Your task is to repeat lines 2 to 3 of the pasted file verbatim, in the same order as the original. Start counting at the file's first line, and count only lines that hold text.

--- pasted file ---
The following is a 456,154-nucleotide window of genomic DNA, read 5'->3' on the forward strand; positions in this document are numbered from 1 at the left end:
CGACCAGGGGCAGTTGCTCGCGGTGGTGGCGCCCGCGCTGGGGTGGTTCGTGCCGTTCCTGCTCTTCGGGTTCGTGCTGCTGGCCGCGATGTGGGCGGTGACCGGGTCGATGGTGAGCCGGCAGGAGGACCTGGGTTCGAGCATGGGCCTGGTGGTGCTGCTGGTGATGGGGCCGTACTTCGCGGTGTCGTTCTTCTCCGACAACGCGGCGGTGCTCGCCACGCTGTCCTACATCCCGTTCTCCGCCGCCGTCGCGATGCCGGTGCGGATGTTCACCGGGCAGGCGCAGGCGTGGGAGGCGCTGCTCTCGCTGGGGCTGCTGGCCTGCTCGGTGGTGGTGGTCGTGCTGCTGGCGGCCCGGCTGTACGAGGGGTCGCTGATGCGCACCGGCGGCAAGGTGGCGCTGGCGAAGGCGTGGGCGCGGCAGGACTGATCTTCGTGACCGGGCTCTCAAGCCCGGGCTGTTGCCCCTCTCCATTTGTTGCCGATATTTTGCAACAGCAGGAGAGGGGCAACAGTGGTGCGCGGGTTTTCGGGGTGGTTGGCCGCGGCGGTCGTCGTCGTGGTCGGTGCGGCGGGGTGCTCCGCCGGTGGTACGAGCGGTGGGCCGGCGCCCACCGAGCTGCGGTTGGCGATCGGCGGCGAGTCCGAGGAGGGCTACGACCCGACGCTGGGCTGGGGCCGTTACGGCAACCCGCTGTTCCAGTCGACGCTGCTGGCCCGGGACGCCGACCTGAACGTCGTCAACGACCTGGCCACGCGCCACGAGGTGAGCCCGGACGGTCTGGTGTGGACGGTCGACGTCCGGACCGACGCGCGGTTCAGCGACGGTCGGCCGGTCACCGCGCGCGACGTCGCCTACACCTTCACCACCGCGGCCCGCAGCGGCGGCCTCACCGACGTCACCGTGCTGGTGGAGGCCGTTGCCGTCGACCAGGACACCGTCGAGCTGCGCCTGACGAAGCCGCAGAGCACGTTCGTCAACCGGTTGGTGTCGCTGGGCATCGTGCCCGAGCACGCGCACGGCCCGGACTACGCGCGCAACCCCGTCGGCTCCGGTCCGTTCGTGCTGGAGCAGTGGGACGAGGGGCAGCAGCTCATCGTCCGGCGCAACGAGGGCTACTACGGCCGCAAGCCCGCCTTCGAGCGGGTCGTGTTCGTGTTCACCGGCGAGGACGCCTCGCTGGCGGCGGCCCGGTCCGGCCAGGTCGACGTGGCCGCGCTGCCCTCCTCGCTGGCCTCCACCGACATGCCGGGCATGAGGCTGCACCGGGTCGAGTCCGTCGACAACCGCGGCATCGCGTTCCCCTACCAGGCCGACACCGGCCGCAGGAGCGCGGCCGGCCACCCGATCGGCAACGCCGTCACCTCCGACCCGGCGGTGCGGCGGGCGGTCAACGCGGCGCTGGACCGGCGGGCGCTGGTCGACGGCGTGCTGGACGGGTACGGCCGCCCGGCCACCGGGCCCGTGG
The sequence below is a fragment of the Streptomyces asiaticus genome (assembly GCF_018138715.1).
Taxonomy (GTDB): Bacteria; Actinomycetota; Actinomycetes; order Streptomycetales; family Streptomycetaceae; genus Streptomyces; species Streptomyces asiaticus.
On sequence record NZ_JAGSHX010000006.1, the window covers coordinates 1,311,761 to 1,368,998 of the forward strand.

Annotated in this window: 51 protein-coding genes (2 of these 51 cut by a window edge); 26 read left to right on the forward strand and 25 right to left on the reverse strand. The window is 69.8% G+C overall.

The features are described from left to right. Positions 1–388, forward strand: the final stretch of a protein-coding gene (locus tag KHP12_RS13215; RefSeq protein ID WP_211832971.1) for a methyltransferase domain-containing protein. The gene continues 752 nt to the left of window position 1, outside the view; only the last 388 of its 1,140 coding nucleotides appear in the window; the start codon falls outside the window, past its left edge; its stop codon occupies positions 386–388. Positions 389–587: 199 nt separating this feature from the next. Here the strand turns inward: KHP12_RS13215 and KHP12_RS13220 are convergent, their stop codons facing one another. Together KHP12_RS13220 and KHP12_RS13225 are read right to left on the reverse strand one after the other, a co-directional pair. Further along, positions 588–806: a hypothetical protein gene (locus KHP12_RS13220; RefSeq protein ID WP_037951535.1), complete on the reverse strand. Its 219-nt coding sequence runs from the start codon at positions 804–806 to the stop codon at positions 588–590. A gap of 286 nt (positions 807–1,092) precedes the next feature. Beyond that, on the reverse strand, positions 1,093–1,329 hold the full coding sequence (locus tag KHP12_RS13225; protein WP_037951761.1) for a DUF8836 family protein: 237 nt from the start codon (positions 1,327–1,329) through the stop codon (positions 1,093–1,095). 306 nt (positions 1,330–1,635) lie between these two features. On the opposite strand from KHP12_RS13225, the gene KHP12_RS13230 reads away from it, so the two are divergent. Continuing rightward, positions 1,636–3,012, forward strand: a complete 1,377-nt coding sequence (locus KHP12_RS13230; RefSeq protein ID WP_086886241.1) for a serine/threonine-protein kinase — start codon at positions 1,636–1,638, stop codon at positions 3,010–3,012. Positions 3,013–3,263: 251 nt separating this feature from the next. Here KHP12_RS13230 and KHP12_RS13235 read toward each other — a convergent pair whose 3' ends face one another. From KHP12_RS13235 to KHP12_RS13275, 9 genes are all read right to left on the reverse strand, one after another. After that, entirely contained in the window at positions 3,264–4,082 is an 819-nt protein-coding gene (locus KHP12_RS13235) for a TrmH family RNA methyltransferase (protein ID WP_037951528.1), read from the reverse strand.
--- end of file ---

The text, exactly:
CGACCAGGGGCAGTTGCTCGCGGTGGTGGCGCCCGCGCTGGGGTGGTTCGTGCCGTTCCTGCTCTTCGGGTTCGTGCTGCTGGCCGCGATGTGGGCGGTGACCGGGTCGATGGTGAGCCGGCAGGAGGACCTGGGTTCGAGCATGGGCCTGGTGGTGCTGCTGGTGATGGGGCCGTACTTCGCGGTGTCGTTCTTCTCCGACAACGCGGCGGTGCTCGCCACGCTGTCCTACATCCCGTTCTCCGCCGCCGTCGCGATGCCGGTGCGGATGTTCACCGGGCAGGCGCAGGCGTGGGAGGCGCTGCTCTCGCTGGGGCTGCTGGCCTGCTCGGTGGTGGTGGTCGTGCTGCTGGCGGCCCGGCTGTACGAGGGGTCGCTGATGCGCACCGGCGGCAAGGTGGCGCTGGCGAAGGCGTGGGCGCGGCAGGACTGATCTTCGTGACCGGGCTCTCAAGCCCGGGCTGTTGCCCCTCTCCATTTGTTGCCGATATTTTGCAACAGCAGGAGAGGGGCAACAGTGGTGCGCGGGTTTTCGGGGTGGTTGGCCGCGGCGGTCGTCGTCGTGGTCGGTGCGGCGGGGTGCTCCGCCGGTGGTACGAGCGGTGGGCCGGCGCCCACCGAGCTGCGGTTGGCGATCGGCGGCGAGTCCGAGGAGGGCTACGACCCGACGCTGGGCTGGGGCCGTTACGGCAACCCGCTGTTCCAGTCGACGCTGCTGGCCCGGGACGCCGACCTGAACGTCGTCAACGACCTGGCCACGCGCCACGAGGTGAGCCCGGACGGTCTGGTGTGGACGGTCGACGTCCGGACCGACGCGCGGTTCAGCGACGGTCGGCCGGTCACCGCGCGCGACGTCGCCTACACCTTCACCACCGCGGCCCGCAGCGGCGGCCTCACCGACGTCACCGTGCTGGTGGAGGCCGTTGCCGTCGACCAGGACACCGTCGAGCTGCGCCTGACGAAGCCGCAGAGCACGTTCGTCAACCGGTTGGTGTCGCTGGGCATCGTGCCCGAGCACGCGCACGGCCCGGACTACGCGCGCAACCCCGTCGGCTCCGGTCCGTTCGTGCTGGAGCAGTGGGACGAGGGGCAGCAGCTCATCGTCCGGCGCAACGAGGGCTACTACGGCCGCAAGCCCGCCTTCGAGCGGGTCGTGTTCGTGTTCACCGGCGAGGACGCCTCGCTGGCGGCGGCCCGGTCCGGCCAGGTCGACGTGGCCGCGCTGCCCTCCTCGCTGGCCTCCACCGACATGCCGGGCATGAGGCTGCACCGGGTCGAGTCCGTCGACAACCGCGGCATCGCGTTCCCCTACCAGGCCGACACCGGCCGCAGGAGCGCGGCCGGCCACCCGATCGGCAACGCCGTCACCTCCGACCCGGCGGTGCGGCGGGCGGTCAACGCGGCGCTGGACCGGCGGGCGCTGGTCGACGGCGTGCTGGACGGGTACGGCCGCCCGGCCACCGGGCCCGTGG
The sequence below is a fragment of the Streptomyces asiaticus genome (assembly GCF_018138715.1).